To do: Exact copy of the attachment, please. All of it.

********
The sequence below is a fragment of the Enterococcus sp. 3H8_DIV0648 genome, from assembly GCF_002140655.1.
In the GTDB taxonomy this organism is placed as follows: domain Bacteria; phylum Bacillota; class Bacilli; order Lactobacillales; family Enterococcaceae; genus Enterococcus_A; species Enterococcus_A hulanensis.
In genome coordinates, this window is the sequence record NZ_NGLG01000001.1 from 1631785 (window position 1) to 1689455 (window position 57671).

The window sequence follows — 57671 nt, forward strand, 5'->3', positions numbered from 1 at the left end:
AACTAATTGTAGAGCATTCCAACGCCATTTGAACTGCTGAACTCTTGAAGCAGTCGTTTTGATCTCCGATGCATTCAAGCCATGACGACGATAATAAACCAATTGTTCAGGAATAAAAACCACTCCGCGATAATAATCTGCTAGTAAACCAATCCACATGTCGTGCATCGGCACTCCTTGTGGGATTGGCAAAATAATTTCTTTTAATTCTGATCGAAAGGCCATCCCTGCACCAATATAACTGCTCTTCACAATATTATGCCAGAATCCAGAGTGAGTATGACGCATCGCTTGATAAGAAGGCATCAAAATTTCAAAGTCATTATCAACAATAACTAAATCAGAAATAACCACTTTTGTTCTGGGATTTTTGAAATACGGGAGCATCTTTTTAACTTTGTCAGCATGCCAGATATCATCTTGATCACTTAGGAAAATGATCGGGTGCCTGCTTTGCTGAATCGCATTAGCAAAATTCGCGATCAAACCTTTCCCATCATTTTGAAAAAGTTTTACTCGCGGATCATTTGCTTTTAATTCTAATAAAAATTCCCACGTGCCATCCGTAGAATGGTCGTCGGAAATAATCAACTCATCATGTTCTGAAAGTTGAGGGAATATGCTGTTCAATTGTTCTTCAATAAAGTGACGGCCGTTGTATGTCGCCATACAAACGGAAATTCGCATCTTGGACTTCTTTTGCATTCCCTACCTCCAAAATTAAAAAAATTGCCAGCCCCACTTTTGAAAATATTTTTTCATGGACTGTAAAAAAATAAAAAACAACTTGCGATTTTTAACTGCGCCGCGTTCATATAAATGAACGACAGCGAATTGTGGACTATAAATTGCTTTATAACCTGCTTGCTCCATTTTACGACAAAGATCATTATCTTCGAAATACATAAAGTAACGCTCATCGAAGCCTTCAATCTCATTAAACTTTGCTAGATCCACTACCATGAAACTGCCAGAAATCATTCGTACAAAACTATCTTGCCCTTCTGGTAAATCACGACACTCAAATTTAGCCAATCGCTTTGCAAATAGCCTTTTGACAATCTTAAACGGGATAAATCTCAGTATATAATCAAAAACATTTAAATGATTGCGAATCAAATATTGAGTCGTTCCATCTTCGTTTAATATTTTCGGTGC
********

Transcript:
The sequence below is a fragment of the Enterococcus sp. 3H8_DIV0648 genome, from assembly GCF_002140655.1.
In the GTDB taxonomy this organism is placed as follows: domain Bacteria; phylum Bacillota; class Bacilli; order Lactobacillales; family Enterococcaceae; genus Enterococcus_A; species Enterococcus_A hulanensis.
In genome coordinates, this window is the sequence record NZ_NGLG01000001.1 from 1631785 (window position 1) to 1689455 (window position 57671).

The window sequence follows — 57671 nt, forward strand, 5'->3', positions numbered from 1 at the left end:
AACTAATTGTAGAGCATTCCAACGCCATTTGAACTGCTGAACTCTTGAAGCAGTCGTTTTGATCTCCGATGCATTCAAGCCATGACGACGATAATAAACCAATTGTTCAGGAATAAAAACCACTCCGCGATAATAATCTGCTAGTAAACCAATCCACATGTCGTGCATCGGCACTCCTTGTGGGATTGGCAAAATAATTTCTTTTAATTCTGATCGAAAGGCCATCCCTGCACCAATATAACTGCTCTTCACAATATTATGCCAGAATCCAGAGTGAGTATGACGCATCGCTTGATAAGAAGGCATCAAAATTTCAAAGTCATTATCAACAATAACTAAATCAGAAATAACCACTTTTGTTCTGGGATTTTTGAAATACGGGAGCATCTTTTTAACTTTGTCAGCATGCCAGATATCATCTTGATCACTTAGGAAAATGATCGGGTGCCTGCTTTGCTGAATCGCATTAGCAAAATTCGCGATCAAACCTTTCCCATCATTTTGAAAAAGTTTTACTCGCGGATCATTTGCTTTTAATTCTAATAAAAATTCCCACGTGCCATCCGTAGAATGGTCGTCGGAAATAATCAACTCATCATGTTCTGAAAGTTGAGGGAATATGCTGTTCAATTGTTCTTCAATAAAGTGACGGCCGTTGTATGTCGCCATACAAACGGAAATTCGCATCTTGGACTTCTTTTGCATTCCCTACCTCCAAAATTAAAAAAATTGCCAGCCCCACTTTTGAAAATATTTTTTCATGGACTGTAAAAAAATAAAAAACAACTTGCGATTTTTAACTGCGCCGCGTTCATATAAATGAACGACAGCGAATTGTGGACTATAAATTGCTTTATAACCTGCTTGCTCCATTTTACGACAAAGATCATTATCTTCGAAATACATAAAGTAACGCTCATCGAAGCCTTCAATCTCATTAAACTTTGCTAGATCCACTACCATGAAACTGCCAGAAATCATTCGTACAAAACTATCTTGCCCTTCTGGTAAATCACGACACTCAAATTTAGCCAATCGCTTTGCAAATAGCCTTTTGACAATCTTAAACGGGATAAATCTCAGTATATAATCAAAAACATTTAAATGATTGCGAATCAAATATTGAGTCGTTCCATCTTCGTTTAATATTTTCGGTGC